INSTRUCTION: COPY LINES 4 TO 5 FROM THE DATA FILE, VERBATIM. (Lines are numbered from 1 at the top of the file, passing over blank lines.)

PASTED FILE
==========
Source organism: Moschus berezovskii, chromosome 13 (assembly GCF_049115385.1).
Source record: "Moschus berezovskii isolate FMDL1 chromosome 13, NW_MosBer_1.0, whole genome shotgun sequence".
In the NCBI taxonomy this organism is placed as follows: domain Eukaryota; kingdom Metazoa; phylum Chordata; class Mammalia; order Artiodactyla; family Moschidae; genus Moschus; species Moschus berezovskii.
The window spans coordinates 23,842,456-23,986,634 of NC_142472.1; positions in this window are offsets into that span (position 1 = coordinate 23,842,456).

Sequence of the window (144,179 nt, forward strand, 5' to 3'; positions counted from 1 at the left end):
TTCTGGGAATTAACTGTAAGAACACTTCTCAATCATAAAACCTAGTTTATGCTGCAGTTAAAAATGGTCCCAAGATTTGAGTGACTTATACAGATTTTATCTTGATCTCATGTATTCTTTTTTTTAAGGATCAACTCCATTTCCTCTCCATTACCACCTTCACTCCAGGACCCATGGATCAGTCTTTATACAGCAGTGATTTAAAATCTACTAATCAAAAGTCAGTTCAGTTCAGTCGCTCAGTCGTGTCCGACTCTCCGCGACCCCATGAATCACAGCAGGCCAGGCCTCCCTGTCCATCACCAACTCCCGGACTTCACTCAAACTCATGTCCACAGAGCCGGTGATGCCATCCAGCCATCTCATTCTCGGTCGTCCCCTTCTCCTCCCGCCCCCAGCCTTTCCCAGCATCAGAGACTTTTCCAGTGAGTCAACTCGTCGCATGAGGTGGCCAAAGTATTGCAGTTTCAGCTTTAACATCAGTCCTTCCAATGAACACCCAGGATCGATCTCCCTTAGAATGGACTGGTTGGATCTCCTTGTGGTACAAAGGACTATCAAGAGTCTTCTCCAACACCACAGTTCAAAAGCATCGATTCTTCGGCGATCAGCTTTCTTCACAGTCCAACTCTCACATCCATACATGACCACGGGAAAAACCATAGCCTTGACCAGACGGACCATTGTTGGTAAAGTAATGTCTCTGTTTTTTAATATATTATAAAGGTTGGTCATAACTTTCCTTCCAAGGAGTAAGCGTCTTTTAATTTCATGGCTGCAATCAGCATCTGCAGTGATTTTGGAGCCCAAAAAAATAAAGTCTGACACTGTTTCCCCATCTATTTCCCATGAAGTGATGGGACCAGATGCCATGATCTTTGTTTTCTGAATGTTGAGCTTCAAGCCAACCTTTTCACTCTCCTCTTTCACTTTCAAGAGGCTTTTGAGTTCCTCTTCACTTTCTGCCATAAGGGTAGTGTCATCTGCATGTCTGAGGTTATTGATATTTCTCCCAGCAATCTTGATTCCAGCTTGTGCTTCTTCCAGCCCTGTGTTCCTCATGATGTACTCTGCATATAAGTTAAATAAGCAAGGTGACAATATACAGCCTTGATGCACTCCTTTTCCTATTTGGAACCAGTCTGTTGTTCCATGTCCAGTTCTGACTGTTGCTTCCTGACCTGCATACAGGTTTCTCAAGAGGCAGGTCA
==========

The window spans coordinates 23,842,456-23,986,634 of NC_142472.1; positions in this window are offsets into that span (position 1 = coordinate 23,842,456).

Sequence of the window (144,179 nt, forward strand, 5' to 3'; positions counted from 1 at the left end):